So a few weeks ago, I ran across an open call issued by Cyclopic that challenged OS’ers to list, in 15 minutes, 15 books that affected their lives.
Well, I came upon this late in the meme. And I couldn’t think fast enough to list 15 books in so short a time. And I couldn’t limit myself to just 15 books. (I salute those who felt the same way but nevertheless gamely joined in.)
But I was very much intrigued by the idea, and have been mulling it over ever since. And so, at the risk of exposing my vapid tastes and unimaginative life, I offer 25 books that influenced me. Lennon (mainly) and McCartney provide, as so often, a fitting reflection.
1. Dick and Jane series: My brother, five years older than I, taught me how to read with these books. They were, thus, my gateway to the power of words. What could be more influential than that?
2. The World Book Encyclopedia: We were fortunate enough to have a set of these—the 1959 edition, if I remember correctly. I used to randomly pick up a volume and browse. These adventures opened many doors for me.
3. Sterling North, Abe Lincoln: Log Cabin to White House (Landmark Books): Many a Landmark Book I enjoyed, but this biography of Lincoln was most notable of all. It awakened in me a deep passion for Old Abe, who put the lie to the idea that the individual does not matter and who demonstrated that persistence is not futile.
4. Bruce Catton, The Army of the Potomac trilogy: Mr. Lincoln’s Army, Glory Road, A Stillness at Appomattox: This three-part history of the chief Union army during the Civil War weaves the testimony of the men, taken from their letters and diaries, into a clear and often moving narrative that imprinted my love of history and revealed history writing at its best.
5. The Bible: The Bible built a foundation of faith. Though that faith has morphed greatly over time, foundational stories and words—the parable of the Prodigal Son; “Let him who is without sin among you be the first to throw a stone at her”; Jesus’ understanding love toward Peter—remain.
6. J.R.R. Tolkien, The Hobbit: From the first line to the last, I was charmed. Many years later, I learned, to my delight, that this is a great read-aloud book for kids. Eventually, it will be for grandkids, too. (LOTR is close behind, of course, but The Hobbit has the advantage of not making you cry at the end and of promising more to come.) This book helped inculcate delight in language and imagination.
7. Mark Twain, Letters from the Earth: Biting satire from late in Twain’s life that dazzled me with its skeptical, contrary look at orthodoxy and, though often angry, its compassionate humanity.
8. Bram Stoker, Dracula: The first play I tried out for in high school, and, though I didn’t get a part, the one that got me involved in the school’s theater group. I became part of a community outside my family.
9. William Shakespeare, Macbeth: Senior year in high school, the school introduced English electives and several friends and I quickly signed up for the Shakespeare course. I’d read some Shakespeare in earlier grades, but not for many years, and they had not made a deep impression on me. The first play we read in this course was Macbeth, which the teacher (smart man) had us read aloud, covering a scene or two every day and then discussing. This play brought Shakespeare into my heart (kinda gruesome, huh?); this play was why I became an English major in college.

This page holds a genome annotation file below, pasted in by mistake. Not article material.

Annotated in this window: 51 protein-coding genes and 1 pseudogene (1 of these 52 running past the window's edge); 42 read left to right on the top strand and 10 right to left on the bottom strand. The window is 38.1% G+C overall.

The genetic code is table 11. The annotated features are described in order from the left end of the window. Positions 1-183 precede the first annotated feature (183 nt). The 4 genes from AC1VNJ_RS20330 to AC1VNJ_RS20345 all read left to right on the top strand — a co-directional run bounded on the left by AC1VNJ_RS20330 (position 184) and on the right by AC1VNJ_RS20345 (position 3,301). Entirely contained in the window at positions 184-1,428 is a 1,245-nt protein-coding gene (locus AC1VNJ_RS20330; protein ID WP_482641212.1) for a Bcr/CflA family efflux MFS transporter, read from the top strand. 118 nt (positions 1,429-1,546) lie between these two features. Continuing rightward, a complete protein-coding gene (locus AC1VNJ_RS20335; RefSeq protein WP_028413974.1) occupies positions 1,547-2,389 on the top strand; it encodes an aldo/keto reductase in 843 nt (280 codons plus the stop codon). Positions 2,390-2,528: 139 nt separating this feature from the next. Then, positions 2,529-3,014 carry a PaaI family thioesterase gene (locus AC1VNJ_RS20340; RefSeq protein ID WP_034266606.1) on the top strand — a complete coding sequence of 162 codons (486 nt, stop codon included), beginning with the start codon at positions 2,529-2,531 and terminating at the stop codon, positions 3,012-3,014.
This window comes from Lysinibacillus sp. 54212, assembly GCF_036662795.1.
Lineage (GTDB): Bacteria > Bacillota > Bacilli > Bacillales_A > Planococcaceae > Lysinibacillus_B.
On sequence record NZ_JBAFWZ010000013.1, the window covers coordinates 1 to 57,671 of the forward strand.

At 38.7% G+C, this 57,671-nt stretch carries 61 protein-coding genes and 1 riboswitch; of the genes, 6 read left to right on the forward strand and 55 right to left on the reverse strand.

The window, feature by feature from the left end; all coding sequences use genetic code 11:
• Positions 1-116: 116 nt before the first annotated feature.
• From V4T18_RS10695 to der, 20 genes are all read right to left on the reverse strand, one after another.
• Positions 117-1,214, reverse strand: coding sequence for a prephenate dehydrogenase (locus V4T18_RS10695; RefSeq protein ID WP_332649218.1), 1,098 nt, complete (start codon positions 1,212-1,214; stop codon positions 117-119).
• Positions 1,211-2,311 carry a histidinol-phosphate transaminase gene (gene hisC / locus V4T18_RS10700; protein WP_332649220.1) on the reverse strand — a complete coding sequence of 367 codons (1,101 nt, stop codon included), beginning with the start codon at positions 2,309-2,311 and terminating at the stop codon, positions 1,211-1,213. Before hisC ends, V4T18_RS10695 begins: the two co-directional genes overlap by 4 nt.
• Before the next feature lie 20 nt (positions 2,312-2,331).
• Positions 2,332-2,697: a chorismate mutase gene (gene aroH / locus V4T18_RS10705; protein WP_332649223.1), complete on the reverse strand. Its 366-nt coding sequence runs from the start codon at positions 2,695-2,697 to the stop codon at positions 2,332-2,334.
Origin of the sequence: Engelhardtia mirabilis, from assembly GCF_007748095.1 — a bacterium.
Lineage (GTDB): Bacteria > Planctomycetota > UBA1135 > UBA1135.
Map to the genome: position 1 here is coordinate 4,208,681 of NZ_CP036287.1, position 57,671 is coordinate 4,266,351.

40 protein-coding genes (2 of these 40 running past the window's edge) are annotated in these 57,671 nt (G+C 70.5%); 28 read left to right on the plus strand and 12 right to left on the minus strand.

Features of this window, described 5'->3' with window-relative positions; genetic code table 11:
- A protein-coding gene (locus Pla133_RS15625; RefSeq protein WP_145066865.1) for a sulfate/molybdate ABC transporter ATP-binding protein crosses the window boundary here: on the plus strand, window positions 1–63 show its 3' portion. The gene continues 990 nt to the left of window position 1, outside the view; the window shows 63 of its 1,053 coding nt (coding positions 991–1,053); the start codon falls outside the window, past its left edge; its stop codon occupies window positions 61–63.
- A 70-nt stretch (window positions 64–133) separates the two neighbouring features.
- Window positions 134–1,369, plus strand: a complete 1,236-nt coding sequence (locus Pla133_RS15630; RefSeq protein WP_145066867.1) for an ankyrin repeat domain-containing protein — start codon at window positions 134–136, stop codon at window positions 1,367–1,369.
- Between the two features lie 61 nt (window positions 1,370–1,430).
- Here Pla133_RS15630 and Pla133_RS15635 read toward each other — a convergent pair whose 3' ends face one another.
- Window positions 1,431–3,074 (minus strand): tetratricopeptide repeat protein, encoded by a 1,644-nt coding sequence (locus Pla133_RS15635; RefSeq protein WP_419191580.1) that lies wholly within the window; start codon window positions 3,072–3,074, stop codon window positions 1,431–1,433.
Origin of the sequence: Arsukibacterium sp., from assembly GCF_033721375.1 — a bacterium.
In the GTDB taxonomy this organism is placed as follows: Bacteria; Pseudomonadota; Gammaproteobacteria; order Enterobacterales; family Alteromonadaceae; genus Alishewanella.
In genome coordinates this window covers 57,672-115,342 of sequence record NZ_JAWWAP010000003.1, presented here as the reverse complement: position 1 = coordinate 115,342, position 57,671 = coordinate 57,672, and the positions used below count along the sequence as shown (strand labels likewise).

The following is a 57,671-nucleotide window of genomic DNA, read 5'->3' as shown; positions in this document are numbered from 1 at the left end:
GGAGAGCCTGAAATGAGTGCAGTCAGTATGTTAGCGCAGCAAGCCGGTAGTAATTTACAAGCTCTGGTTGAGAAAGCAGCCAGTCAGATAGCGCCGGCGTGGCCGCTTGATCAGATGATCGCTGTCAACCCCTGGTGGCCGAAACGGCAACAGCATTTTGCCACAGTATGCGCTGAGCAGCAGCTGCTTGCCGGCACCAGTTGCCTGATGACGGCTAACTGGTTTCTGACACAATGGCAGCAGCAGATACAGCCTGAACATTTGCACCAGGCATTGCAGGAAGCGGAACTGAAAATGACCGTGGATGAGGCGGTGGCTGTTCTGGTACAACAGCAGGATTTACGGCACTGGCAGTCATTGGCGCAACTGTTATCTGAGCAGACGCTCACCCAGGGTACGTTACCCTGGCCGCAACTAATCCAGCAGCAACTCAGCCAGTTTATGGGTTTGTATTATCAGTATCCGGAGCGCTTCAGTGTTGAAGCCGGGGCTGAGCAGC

10. Jacob Bronowski, Science and Human Values: What I most remember about this book is Bronowski’s case for science as a creative activity, an insight that made me be more open to and appreciative of the endeavor.
11. John William De Forest, Miss Ravenel’s Conversion from Secession to Loyalty: What???, you ask. And well you should. Mired in my junior year of college, wanting to write a senior thesis but having no idea what to write on, my dormant interest in the Civil War was reawakened and I decided to explore the novels written about the antebellum period, the war, and Reconstruction. After reading several interesting but hardly masterly works, I decided that this novel (and others) by De Forest, a not-very-good Connecticut novelist and a veteran of the Union army, would be good fodder for a thesis, which became my academic highlight of college.
12. Donald Hall, Writing Well: I had the great pleasure of copy editing this freshman comp text in one of its editions. Hall taught me a tremendous amount about writing, not least of which was that it all begins with words. Honorary mention to Sylvan Barnet and Marcia Stubbs for Barnet & Stubbs’s Practical Guide to Writing, which was full of wonderful examples of well-crafted prose.
13. George Orwell, A Collection of Essays: As I read this collection, Orwell came to epitomize, for me, prose style and reflected the one “ism” I can believe in: wary humanism.